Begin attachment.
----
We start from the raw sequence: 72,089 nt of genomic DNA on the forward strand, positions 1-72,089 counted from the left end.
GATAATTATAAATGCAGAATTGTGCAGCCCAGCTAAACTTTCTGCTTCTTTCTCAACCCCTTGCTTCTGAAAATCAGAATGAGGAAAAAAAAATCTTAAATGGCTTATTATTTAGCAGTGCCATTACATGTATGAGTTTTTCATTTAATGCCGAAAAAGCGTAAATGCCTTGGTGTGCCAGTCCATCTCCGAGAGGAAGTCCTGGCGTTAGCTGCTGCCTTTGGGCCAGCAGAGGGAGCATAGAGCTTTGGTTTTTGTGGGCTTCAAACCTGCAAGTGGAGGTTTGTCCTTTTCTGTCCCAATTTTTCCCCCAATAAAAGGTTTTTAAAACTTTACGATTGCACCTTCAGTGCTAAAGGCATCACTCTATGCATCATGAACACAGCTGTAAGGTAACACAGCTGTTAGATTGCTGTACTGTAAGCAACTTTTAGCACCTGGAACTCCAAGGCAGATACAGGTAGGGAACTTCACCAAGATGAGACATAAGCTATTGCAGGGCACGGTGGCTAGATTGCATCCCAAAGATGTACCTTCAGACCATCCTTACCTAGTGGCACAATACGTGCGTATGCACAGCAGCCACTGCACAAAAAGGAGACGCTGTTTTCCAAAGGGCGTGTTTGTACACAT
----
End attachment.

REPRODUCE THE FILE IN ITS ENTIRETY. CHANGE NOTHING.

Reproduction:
We start from the raw sequence: 72,089 nt of genomic DNA on the forward strand, positions 1-72,089 counted from the left end.
GATAATTATAAATGCAGAATTGTGCAGCCCAGCTAAACTTTCTGCTTCTTTCTCAACCCCTTGCTTCTGAAAATCAGAATGAGGAAAAAAAAATCTTAAATGGCTTATTATTTAGCAGTGCCATTACATGTATGAGTTTTTCATTTAATGCCGAAAAAGCGTAAATGCCTTGGTGTGCCAGTCCATCTCCGAGAGGAAGTCCTGGCGTTAGCTGCTGCCTTTGGGCCAGCAGAGGGAGCATAGAGCTTTGGTTTTTGTGGGCTTCAAACCTGCAAGTGGAGGTTTGTCCTTTTCTGTCCCAATTTTTCCCCCAATAAAAGGTTTTTAAAACTTTACGATTGCACCTTCAGTGCTAAAGGCATCACTCTATGCATCATGAACACAGCTGTAAGGTAACACAGCTGTTAGATTGCTGTACTGTAAGCAACTTTTAGCACCTGGAACTCCAAGGCAGATACAGGTAGGGAACTTCACCAAGATGAGACATAAGCTATTGCAGGGCACGGTGGCTAGATTGCATCCCAAAGATGTACCTTCAGACCATCCTTACCTAGTGGCACAATACGTGCGTATGCACAGCAGCCACTGCACAAAAAGGAGACGCTGTTTTCCAAAGGGCGTGTTTGTACACAT